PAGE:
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There several standard ways to evaluate the determinant of a square matrix. For the time being we shall focus on the diagonalization method. This method relies on the fact that the determinat of a lower (upper) triangular matrix is equal to the product of the elements of the main diagonal of the matrix.

Needless to say, row operations are used to transform the orginal matrix into a lower (upper) diagonal matrix.

The following observation are therefore important:

- If you exchange two rows of the matrix (using Changy), you'll have to multiply the determinat of the new matrix by -1.
- If you multiply a row of the matrix (using Multy) by a (non-zero) scalar, you'll have to divide the detrerminant of the new matrix by that scalar.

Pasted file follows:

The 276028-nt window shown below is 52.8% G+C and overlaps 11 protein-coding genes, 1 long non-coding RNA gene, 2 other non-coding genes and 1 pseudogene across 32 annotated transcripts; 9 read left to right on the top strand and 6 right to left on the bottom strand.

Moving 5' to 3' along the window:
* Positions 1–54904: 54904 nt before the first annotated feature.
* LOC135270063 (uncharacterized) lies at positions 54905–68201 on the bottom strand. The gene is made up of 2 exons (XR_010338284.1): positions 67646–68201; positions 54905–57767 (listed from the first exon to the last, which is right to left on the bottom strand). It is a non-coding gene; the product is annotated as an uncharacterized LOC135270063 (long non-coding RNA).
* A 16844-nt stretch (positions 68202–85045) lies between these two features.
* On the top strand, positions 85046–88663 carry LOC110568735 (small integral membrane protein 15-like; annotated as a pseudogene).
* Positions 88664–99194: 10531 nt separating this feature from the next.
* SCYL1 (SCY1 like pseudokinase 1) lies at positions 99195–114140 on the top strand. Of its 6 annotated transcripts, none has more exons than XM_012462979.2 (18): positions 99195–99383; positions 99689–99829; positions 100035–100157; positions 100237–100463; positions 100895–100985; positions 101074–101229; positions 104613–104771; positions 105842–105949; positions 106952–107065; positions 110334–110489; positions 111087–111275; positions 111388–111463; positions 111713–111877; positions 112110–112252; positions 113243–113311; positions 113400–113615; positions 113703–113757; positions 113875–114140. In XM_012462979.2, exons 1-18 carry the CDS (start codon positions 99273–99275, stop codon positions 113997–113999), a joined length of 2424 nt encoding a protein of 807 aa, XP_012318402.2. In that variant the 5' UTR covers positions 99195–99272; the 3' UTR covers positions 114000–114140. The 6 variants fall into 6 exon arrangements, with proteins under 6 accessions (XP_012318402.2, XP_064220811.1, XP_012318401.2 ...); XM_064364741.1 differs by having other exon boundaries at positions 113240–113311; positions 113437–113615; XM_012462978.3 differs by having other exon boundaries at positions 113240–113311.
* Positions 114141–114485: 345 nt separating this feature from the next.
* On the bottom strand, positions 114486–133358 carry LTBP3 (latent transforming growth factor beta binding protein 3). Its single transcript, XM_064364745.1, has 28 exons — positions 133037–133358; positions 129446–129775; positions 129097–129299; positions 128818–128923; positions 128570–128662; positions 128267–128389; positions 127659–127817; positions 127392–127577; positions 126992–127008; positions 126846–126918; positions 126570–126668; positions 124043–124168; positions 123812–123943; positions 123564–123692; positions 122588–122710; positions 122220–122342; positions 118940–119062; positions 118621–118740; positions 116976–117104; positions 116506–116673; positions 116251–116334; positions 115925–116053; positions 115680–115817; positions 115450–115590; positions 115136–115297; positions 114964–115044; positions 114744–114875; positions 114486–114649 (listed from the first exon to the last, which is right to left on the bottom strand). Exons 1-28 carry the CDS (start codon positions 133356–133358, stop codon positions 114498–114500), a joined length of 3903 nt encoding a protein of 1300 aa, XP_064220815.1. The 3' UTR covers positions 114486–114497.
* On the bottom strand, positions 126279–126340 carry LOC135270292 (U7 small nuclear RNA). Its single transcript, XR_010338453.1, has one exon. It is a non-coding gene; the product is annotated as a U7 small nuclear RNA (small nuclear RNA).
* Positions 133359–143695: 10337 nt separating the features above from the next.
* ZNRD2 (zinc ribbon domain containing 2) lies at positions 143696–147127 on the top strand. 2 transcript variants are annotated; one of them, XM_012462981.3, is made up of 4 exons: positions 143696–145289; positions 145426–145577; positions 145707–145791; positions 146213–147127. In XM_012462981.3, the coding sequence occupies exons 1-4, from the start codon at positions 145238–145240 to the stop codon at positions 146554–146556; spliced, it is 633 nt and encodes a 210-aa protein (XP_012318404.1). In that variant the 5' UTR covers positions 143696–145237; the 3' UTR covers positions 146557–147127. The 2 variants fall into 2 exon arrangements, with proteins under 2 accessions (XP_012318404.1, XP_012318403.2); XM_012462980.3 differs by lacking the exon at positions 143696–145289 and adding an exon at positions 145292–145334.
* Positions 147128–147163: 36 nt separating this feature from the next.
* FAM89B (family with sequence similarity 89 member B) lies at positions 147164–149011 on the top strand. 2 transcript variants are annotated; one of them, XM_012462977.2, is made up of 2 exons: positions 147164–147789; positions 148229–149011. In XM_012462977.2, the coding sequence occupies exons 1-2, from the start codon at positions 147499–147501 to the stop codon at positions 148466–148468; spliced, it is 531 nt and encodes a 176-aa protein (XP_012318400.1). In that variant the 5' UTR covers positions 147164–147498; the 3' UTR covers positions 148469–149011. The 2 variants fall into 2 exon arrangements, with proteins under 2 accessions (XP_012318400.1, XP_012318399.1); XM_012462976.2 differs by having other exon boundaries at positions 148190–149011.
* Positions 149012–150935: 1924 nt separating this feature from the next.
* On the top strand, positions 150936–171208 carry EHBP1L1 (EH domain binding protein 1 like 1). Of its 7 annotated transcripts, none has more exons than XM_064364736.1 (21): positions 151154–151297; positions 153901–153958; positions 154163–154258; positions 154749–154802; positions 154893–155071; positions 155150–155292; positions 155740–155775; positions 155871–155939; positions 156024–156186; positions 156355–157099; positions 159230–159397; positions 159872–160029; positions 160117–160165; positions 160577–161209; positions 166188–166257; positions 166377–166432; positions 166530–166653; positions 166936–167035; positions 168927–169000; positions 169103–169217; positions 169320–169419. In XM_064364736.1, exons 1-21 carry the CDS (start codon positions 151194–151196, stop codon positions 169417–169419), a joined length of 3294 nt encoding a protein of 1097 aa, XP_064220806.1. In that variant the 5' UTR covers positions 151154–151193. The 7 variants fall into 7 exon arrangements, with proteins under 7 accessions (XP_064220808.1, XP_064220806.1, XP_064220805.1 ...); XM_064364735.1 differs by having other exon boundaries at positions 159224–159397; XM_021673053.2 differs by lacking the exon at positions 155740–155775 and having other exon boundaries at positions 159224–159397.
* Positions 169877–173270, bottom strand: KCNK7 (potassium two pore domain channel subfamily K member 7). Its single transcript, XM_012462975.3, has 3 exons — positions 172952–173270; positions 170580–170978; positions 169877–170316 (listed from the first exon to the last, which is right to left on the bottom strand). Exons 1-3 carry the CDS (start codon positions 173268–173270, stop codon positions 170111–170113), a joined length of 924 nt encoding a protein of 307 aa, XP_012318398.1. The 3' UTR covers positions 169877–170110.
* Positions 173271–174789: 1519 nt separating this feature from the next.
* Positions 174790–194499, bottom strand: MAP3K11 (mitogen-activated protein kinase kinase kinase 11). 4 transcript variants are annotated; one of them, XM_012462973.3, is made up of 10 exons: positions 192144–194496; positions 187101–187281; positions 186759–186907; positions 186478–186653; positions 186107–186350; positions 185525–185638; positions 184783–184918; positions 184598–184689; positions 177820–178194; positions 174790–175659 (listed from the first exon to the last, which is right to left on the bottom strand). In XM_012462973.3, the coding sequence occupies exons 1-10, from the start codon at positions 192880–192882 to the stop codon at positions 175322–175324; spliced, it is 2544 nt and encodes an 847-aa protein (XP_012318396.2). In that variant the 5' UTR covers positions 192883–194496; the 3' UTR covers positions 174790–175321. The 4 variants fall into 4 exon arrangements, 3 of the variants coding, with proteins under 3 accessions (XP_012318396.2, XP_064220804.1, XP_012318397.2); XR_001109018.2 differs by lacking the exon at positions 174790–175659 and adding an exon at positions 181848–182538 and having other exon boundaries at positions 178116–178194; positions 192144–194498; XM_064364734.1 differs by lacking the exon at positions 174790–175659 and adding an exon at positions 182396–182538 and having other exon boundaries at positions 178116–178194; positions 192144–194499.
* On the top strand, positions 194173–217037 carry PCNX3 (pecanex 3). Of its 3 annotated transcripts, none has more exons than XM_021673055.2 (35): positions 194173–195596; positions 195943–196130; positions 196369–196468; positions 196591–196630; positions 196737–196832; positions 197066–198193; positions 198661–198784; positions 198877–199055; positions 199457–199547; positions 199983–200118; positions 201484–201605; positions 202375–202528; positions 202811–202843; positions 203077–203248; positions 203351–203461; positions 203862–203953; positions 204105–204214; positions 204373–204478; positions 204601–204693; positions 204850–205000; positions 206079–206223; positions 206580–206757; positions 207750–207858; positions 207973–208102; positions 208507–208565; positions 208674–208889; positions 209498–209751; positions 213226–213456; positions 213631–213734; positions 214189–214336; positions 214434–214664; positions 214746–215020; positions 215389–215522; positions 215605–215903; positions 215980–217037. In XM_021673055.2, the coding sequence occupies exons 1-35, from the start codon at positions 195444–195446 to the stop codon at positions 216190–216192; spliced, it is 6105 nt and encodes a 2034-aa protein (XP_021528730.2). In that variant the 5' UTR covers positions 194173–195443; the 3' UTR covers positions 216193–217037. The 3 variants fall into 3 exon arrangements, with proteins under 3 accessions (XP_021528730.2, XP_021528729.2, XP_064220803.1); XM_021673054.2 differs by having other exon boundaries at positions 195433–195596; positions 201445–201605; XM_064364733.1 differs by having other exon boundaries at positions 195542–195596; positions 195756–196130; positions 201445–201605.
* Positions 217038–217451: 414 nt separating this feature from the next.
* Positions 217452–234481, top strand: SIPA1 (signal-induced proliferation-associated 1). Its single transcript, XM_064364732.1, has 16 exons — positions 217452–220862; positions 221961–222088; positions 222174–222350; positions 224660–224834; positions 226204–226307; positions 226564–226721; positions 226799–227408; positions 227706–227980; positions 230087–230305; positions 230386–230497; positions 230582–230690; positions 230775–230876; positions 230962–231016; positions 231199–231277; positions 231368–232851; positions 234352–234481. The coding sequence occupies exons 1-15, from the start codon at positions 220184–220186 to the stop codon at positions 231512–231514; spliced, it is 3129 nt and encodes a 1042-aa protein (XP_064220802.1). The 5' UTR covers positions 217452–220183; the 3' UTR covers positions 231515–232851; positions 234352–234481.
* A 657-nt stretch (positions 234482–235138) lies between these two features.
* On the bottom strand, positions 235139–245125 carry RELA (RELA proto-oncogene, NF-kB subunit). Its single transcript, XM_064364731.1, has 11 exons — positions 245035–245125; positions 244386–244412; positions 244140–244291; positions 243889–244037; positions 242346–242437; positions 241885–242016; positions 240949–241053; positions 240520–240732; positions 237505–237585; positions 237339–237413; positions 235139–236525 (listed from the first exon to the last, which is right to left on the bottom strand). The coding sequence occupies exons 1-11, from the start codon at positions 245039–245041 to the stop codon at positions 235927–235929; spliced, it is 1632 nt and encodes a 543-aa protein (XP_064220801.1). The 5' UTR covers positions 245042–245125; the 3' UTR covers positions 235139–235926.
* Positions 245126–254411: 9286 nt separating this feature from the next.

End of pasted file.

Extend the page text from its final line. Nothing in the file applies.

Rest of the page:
In our implementation of this method, Determinator records these two adjustments in a scalar called outer factor that is displayed on the left-hand side of the matrix. If all the elements of the diagonal of the matrix are equal to 1, then the determinant of the matrix is equal the outer-factor.

A friendly comment: with the aid of Pivorrratti it is very tempting to attempt to transform the matrix into an identity matrix rather than a lower (upper) diagonal matrix. This, however, is wasteful in terms of basic arithmetic operations and will be reflected by the counter recording how many elementary row operations are conducted. In short, if would a good exercise for you not to over-rely on Pivorrratti. Work with his team-mates.

Have fun!

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